Sunday, March 4, 2012

1950s Long Tall Sheath (Vintage Vogue)


OK, now this one I am happy with.



This dress has been hanging around in its completely finished and *gasp* ironed state for about 10 days, and has nearly been worn to work a few times (alas, too cold,wet or windy for it), and nearly worn out to dinner twice (alas, not dressy enough). The fact that I keep putting it on and trying to wear it despite the weather and the occasion tells you I love it.



The pattern is Vogue 1137, a 1950 vintage pattern reissue, made as a straight size 15 - which is to say it's a size 14 but sewn with 1cm rather than 1.5cm seam allowances down the sides. Oh, the mad thrill of sewing without a muslin!



Unfortunately between directing my son and using the self timer I haven't managed very loveable photos. I have to blame the weather - this rain just won't go away! To be honest we did have a few hours of sunshine today but they were desperately needed for some outside jobs (you'll see a giant blue tarp on the lawn - that was part of it) that were a higher priority than blog photos :-(.

I managed to sneak these photos in just before the rain started up again...


 


Do you see how GREEN and healthy the garden looks? It is L.O.V.I.N.G. this summer.

But the dress. Yes, the dress.

It's much more fitted than I usually manage (a psychological block that I MUST get past for Julia Bobbin's Mad Men dress challenge!) but the dress is extremely comfortable, and I don't feel too exposed. Look everyone, a genuine smile!

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So how long?
About 5 hours. Yes, I know I'm a slow coach. But on the other hand it's been a long time since I've had to do any unpicking - so there!


And how much?
A mere bagatelle! 


$22.50 tops. All up.


$18 of fabric (a half price remnant from Tessuti fabrics), and $2.50 for a reel of thread. The bias binding was a leftover, and the zip has been in my stash for ages - which means I bought it second hand or on sale. We can call it $2 but it might have been 50 cents :-).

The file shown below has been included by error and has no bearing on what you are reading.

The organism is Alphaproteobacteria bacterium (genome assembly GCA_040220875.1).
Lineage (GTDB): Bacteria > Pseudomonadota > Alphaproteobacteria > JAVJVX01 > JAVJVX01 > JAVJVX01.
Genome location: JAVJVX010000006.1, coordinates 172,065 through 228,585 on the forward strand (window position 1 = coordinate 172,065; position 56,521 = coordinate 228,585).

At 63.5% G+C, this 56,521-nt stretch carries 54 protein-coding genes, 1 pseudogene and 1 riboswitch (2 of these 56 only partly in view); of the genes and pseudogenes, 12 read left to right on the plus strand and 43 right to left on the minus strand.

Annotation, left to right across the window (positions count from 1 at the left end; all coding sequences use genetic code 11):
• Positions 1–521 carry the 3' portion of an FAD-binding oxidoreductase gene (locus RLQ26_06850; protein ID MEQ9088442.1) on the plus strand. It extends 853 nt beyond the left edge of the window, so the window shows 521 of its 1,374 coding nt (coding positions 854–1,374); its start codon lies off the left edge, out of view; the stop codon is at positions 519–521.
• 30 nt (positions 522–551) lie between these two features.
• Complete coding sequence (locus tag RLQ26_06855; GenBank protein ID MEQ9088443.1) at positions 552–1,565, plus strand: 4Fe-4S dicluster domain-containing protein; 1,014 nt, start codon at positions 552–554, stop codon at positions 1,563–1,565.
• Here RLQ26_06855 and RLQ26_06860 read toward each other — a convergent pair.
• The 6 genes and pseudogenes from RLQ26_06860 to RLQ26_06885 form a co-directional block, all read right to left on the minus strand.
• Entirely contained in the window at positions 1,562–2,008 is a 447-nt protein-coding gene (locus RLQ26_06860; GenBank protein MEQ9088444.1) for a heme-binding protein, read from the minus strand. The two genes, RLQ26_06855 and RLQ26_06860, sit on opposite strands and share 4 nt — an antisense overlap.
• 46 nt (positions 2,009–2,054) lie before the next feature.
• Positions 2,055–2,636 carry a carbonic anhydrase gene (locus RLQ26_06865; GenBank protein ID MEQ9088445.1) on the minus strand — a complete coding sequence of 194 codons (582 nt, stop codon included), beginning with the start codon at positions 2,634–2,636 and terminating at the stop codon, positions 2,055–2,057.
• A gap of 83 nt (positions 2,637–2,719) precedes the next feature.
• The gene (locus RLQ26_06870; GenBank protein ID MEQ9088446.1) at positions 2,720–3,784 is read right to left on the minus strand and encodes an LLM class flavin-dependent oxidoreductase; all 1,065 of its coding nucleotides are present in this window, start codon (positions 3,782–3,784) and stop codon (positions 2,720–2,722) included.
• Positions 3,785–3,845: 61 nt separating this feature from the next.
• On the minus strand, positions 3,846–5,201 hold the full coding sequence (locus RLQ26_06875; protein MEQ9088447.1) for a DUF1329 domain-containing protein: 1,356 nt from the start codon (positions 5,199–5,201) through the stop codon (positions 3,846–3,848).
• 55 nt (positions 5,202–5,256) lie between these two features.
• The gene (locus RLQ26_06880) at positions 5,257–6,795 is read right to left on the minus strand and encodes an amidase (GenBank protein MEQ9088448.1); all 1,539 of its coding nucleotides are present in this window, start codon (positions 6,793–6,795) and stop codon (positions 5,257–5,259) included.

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Pattern Review

I didn't follow the pattern instructions and only really glanced at them to check for danger zones, so I can't tell you if they're any good or not - but with this sort of  straightforward construction there's not too much scope for calamitous errors.

I did find one surprise with the pattern though, which was that there seemed to be less ease than usual for a Vogue pattern - either that or it's supposed to be extremely snug and foxy? Maybe so! FYI these days I sew a size 12 bodice in Vogue patterns (and a 14 below the waist), but the fit you see above approximates to a size 15 everywhere - and I wouldn't call the bodice particularly loose.  So if you're thinking of making this I'd recommend you measure the pattern widths first.

I made a couple of changes...
  • Smaller side seams - of necessity :-) - thank goodness I gave myself "extra" fabric to play with by cutting out too big!
  • No hand sewing - I did glance at the instructions to see if they included a neat way of sewing the lining to the bodice outer but they didn't. They seemed to suggest sewing front bodice to its lining, back bodice to its lining, then hand sewing front to back at the shoulder seams, followed by neatening up the lining pieces on the inside shoulder seam. In my experience this approach often looks messy. Instead I sewed outer to outer at the shoulder seams, and facing to facing at the shoulder seams, then sewed the outer and facings together along the neckline. I turned the dress right side out and then pinned the arm hole seams together as far as I could reach in towards the shoulder seam. Sewing these seams with the machine took a couple of steps working up from the lowest points of the armhole and required some care close to the shoulder seams where there wasn't much room for everything else to stay out of the way. I think there are some good explanations of this method out there in the sewing blogosphere but I have to admit I didn't look it up - just tried to think about the dress in 3d terms.